The St. Barnabas Innovation 90 violence-reduction task force includes (from left) Morena Lasso, James Andino, Daniel G. Murphy, Halana Finnie and La Shemah Williams.
Image courtesy of St. Barnabas Hospital
Violent behavior is always a risk in a big-city medical center, particularly in the emergency department (ED), the bustling point of intake. St. Barnabas Hospital in the Bronx, part of the SBH Health System, made a conscious choice to address these incidents head on.
Since summer 2017, in response to a shooting at a local hospital, SBH has become more engaged in curbing violent events. In general, EDs throughout the Bronx have been experiencing an increase in violent incidents involving patient-to-patient and patient-to-staff assaults. The consensus is that nurse retention and staff morale have suffered, with anxiety and absenteeism on the rise.
SBH recognized the seriousness of this escalation and its negative impact. As a result, it made a commitment to address this concern proactively.
Violence-reduction task force
SBH administrators assembled a multidisciplinary task force to investigate the problem and develop solutions designed to reduce violence in the ED and increase staff and patient safety.
The task force consists of five key members: Daniel G. Murphy, M.D., MBA, chairman, department of emergency medicine; Halana Finnie, Ph.D, R.N., PMHNP, director of nursing, behavioral health and addiction services; Morena Lasso, CPSO, CHSP, CHEP, safety officer; James Andino, associate director of security; and La Shemah Williams, LCSW-R, administrative director, SBH Health System Behavioral Health.
A closer look at SBAR elements
- Asking/learning about the patient’s situation and providing a brief statement of the problem.
- Providing important clinical context and concise information related to the situation.
- Stating what you think the problem is and/or what you found.
- Stating what you recommend or want.
Their first mission was to attend an Innovation 90 boot camp provided by the American Hospital Association last November at Duke University in Durham, N.C.
Described as a methodology that’s been proven to solve tough problems experienced by many health care organizations, Innovation 90 espouses a design-thinking process that’s both imaginative and analytical — one that enables cross-functional teams of as many as five people to have a major effect on patient outcomes and hospital operations in as quickly as 90 days.
At the boot camp, the task force was guided to define its challenge and make hypotheses, analyze data, explore solutions and outline a project plan.
Once back at the hospital, a three-month, rapid-prototyping phase began (which, for the St. Barnabas team, meant three, 30-day sprints). At this stage, an estimated 10 hours per week were spent improving on the planned solution; daily 15-minute “scrum” calls and weekly meetings were held with key stakeholders, clinical contacts and subject matter experts. Additionally, tasks were assigned, research was conducted, front-line employees were interviewed, data were gathered and evaluated, the process was reviewed and a solution proposal was completed.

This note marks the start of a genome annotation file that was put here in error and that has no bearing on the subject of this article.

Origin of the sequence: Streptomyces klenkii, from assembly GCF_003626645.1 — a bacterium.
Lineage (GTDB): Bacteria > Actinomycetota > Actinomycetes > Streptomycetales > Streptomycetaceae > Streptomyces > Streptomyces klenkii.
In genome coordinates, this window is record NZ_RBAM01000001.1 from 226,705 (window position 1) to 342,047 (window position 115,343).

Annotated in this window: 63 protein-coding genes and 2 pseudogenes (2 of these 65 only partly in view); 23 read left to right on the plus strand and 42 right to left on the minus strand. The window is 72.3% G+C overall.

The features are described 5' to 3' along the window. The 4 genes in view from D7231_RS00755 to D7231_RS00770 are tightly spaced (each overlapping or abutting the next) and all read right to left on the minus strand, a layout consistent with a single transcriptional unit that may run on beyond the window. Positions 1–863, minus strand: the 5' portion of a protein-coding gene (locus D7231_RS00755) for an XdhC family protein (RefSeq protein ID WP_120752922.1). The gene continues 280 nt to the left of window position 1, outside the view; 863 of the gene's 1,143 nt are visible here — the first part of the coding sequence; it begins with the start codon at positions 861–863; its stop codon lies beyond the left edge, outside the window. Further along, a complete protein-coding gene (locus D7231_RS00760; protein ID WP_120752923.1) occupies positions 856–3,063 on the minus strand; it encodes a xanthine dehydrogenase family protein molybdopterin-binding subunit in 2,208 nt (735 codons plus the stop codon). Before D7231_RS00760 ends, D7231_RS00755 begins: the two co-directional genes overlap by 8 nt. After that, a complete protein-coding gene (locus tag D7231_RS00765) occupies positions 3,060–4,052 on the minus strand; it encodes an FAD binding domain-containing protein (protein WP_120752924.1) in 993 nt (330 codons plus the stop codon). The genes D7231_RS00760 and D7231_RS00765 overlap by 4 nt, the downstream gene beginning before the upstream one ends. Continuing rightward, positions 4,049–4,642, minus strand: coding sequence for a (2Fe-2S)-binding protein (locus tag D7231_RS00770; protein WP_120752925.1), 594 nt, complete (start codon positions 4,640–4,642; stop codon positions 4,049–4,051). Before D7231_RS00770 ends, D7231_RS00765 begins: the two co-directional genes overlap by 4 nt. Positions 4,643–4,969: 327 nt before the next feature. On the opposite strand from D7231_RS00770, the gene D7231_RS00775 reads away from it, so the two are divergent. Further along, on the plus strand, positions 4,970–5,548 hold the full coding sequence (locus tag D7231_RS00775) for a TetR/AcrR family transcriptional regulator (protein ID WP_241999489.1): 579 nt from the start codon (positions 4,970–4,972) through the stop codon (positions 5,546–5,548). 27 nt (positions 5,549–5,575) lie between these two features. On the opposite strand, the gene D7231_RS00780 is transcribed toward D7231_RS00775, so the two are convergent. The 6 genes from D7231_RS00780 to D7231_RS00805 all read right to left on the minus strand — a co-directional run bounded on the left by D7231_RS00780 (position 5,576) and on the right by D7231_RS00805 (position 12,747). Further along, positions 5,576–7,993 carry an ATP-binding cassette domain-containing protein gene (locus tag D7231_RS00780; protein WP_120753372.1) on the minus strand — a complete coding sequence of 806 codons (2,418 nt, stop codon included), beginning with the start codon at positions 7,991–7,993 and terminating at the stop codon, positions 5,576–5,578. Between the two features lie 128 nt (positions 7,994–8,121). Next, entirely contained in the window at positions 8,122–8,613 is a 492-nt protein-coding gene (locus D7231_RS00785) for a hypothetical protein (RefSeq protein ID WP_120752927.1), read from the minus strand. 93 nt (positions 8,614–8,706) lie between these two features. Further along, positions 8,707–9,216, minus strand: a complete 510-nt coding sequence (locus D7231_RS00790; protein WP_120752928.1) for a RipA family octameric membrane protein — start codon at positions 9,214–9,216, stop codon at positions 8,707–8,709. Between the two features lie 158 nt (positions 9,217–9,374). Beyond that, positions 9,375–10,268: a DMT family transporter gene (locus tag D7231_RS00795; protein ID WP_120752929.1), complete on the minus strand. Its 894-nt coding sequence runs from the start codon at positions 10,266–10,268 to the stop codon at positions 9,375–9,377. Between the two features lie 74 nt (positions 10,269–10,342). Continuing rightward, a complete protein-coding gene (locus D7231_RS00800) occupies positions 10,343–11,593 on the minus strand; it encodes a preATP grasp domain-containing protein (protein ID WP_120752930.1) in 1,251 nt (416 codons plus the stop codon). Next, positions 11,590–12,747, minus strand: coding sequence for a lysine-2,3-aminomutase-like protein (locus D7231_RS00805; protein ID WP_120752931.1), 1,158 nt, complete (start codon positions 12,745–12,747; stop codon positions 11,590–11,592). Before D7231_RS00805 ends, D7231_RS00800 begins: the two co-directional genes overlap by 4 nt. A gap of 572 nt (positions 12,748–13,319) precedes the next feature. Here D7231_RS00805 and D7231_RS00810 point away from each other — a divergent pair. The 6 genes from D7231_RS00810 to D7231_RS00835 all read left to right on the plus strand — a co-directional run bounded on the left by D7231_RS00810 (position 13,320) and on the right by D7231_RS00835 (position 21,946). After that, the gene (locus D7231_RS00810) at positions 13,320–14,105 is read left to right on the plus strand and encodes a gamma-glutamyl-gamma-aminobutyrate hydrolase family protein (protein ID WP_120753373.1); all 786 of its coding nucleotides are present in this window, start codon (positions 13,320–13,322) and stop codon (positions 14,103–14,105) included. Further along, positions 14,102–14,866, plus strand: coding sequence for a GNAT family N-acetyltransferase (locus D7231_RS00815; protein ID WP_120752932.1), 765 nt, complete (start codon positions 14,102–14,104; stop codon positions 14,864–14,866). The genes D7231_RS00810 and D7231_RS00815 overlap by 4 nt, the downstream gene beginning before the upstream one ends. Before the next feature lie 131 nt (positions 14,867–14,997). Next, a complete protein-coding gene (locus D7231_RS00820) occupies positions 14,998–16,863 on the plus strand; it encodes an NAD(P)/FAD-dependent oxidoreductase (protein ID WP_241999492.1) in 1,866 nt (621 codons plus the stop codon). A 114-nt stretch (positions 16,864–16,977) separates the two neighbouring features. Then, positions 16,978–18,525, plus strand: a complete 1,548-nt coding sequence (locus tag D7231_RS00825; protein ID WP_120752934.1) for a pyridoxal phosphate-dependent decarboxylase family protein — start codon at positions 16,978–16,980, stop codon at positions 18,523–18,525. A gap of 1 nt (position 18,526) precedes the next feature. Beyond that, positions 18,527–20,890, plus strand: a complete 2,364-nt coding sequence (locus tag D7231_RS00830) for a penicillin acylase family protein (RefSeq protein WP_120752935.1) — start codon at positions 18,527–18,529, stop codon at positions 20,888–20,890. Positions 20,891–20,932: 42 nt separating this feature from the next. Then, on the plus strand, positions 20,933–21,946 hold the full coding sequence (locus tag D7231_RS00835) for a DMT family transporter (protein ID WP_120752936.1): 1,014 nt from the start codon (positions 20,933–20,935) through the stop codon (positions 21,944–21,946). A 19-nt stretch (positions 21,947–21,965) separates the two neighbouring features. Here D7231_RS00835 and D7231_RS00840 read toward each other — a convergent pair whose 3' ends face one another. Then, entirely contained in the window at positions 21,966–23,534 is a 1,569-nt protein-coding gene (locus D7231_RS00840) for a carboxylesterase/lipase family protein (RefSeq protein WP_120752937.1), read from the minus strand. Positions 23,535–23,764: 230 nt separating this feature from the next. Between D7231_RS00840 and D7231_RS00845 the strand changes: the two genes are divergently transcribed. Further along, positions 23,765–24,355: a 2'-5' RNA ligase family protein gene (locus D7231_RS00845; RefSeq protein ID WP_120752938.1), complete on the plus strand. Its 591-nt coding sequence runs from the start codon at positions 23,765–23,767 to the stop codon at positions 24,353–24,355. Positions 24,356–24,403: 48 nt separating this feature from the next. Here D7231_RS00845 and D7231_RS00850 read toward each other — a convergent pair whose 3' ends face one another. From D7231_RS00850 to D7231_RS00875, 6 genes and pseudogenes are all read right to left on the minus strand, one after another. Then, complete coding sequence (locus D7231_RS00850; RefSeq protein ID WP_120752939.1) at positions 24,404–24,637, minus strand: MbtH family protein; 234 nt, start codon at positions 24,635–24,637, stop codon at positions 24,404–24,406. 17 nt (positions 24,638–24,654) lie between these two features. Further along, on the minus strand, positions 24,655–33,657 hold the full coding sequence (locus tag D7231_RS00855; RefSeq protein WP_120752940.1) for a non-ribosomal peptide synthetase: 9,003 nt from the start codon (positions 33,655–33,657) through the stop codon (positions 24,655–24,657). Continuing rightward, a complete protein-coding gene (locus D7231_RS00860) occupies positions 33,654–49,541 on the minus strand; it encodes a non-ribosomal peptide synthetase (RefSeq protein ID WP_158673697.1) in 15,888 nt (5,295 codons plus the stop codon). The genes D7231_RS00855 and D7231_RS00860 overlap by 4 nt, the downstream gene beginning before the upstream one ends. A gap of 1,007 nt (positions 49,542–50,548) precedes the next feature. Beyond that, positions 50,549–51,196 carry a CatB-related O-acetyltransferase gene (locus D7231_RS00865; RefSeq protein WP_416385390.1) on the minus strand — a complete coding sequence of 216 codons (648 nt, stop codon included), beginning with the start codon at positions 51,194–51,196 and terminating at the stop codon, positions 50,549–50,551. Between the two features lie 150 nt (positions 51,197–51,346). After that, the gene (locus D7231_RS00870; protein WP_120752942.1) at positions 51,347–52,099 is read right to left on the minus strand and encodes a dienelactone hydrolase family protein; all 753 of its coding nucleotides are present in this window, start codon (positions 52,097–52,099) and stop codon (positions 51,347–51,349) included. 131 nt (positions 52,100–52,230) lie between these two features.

“We started by immersing ourselves in the emergency department,” says Finnie. “We experienced firsthand what happens from the point of entry through the triage process — observing how patients are cared for and where staff are located. We questioned staff about their personal experiences dealing with these ED patients. And we closely examined the data.”
Lastly, a presentation was made to senior leaders, resulting in favorable reviews. The three solutions that were proposed by the task force included:
- Triage relocation — physically and functionally redesigning the ED’s triage area to better control access to the environment of care and improve triage efficiency.
- Cohorting of intoxicated, behavioral and/or homeless (IBH) patients — standardizing the assessment and treatment of these high-risk patients.
- Program management — educating and training employees on the use of verbal de-escalation techniques and the SBAR [situation, background, assessment, recommendation] communication tool; rolling out new policies and procedures to enhance workflow and efficiencies; and using quality metrics.
Fixing the bottleneck
The team came to its first solution, triage relocation, after identifying a major culprit: the ED’s current ambulance triage area and several geographical, architectural and structural issues that needed to be addressed.
“This area is located right in the midst of our midtrack zone — a medium acuity area devoted mostly to ambulatory patients,” says Murphy. “Ambulance triage is located in a space not ideally suited to handle the increased volume, creating an uncontrollable access portal for the general public.”
The anticipated benefits of triage relocation include more controlled and secure patient access via the waiting room as well as an improved environment of care and patient experience in the ED.
Consider that the hospital’s influx of IBH patients has been steadily rising in recent years as a result of the hospital’s having standardized its intake process for these patients. The unintended consequence of this more efficient system has been that the city police and emergency medical services (EMS) departments have been delivering more IBH patients to St. Barnabas.
“These are patients who are being admitted to various units within the hospital, which not only impacts our emergency department, but also other inpatient units once they are triaged and admitted,” Finnie says. “So it’s a hospitalwide concern, not just an ED issue.”
Murphy notes that triage relocation will not involve an outward expansion or adding new square footage; instead, interior walls will be moved and existing areas reshaped to improve patient flow and safety. “This will allow us to combine both ambulatory triage and ambulance triage,” adds Murphy.